Nanomaterials—what are the environmental and health risks?
Over 100 scientists from 25 research institutions and industries in 12 different European Countries, coordinated by the group of professor Antonio Marcomini from Ca' Foscari University of Venice, have completed one of the first attempts to understand the risks nanomaterials carry throughout their life-cycle, starting from their fabrication and ending in being discarded or recycled.
From nanoscale silver to titanium dioxide for air purification, the use of nanomaterials of high commercial relevance proves to have clear benefits as it attracts investments, and raises concerns. "Nano' sized materials (a nanometre is one millionth of a millimetre) could pose environmental and health risks under certain conditions. The uncertainties and insufficient scientific knowledge could slow down innovation and economic growth.
How do we evaluate these risks and take the appropriate preventative measures? The answer comes from the results of the Sustainable Nanotechnologies Project (SUN).
Over 100 scientists from 25 research institutions and industries in 12 European Countries, coordinated by the group of professor Antonio Marcomini from Ca' Foscari University of Venice, have completed one of the first attempts to understand the risks nanomaterials carry throughout their life-cycle, starting from their fabrication and ending in being discarded or recycled.
After three years of research in laboratories and in contact with industrial partners, the scientists have processed, tested and made available an online platform (sunds.gd/) that supports industries and control and regulating institutions in evaluating potential risks that may arise for the production teams, for the consumers and for the environment.
The goal is to understand the extent to which these risks are sustainable, especially in relation to the traditional materials available, and to take the appropriate preventative measures. Additionally, this tool allows us to compare risk reduction costs with the benefits generated by this innovative product, while measuring its possible environmental impact.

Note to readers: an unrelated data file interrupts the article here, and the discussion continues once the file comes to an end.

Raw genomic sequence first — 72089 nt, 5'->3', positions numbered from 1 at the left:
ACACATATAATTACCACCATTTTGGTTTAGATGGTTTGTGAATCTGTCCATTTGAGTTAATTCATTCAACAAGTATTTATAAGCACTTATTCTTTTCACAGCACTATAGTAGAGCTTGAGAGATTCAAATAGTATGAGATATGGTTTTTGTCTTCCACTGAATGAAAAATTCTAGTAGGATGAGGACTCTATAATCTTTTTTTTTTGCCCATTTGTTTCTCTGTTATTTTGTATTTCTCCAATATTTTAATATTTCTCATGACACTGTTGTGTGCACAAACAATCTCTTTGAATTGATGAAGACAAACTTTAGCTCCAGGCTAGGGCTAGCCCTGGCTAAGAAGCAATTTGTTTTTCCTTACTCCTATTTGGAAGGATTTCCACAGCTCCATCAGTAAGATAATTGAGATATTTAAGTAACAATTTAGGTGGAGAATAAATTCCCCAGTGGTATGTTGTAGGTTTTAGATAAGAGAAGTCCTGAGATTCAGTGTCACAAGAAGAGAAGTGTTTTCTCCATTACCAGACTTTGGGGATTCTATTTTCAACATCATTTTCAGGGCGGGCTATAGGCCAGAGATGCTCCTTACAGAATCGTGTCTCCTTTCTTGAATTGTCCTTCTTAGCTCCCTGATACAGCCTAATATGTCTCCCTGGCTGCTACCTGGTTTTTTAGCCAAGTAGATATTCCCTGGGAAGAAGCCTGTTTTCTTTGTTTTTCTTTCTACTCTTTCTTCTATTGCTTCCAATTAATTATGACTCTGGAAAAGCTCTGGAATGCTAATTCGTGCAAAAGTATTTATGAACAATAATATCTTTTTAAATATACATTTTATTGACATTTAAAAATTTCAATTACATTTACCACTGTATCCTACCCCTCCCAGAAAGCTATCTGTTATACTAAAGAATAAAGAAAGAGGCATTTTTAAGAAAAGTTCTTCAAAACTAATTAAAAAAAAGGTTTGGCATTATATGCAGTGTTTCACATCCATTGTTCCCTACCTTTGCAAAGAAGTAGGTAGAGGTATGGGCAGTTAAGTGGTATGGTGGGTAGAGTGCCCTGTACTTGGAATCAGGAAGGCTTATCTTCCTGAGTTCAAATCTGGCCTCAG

Danail Hristozov, the project's principal investigator from the Department of Environmental Sciences, Informatics and Statistics at Ca' Foscari, said, "The great amount of work done for developing and testing the methods and tools for evaluating and managing the risks posed by nanomaterials has not only generated an enormous amount of new scientific data and knowledge on the potential dangers of different types of nanomaterials, but has also resulted in key discoveries on the interactions between nanomaterials and biological or ecological systems and on their diffusion, on how they work and on their possible adverse consequences. These results, disseminated in over 140 research papers, have been immediately taken up by industries and regulators and will inevitably have great impact on developing safer and more sustainable nanotechnologies and on regulating their risks."
Scientists have focused their research on specific materials and their us, in order to analyse the entire life cycle of the products. Two of the best-known were chosen: nanoscale silver that is used in textiles, and multi-walled carbon nanotubes that is used in marine coatings and automotive parts. Less known materials that are of great relevance for their use were also included: car pigments and silica anticaking agents used by food industry.
Lastly, SUN included nanomaterials of high commercial value which are extremely innovative: Nitrogen doped Titanium Dioxide for air purification is a new product enabled by SUN and exploited by the large colour ceramics company Colorobbia. The copper based coating and impregnation for wood protection has been re-oriented based on SUN safety assessment, and the Tungsten Carbide based coatings for paper mills is marketed based on SUN results.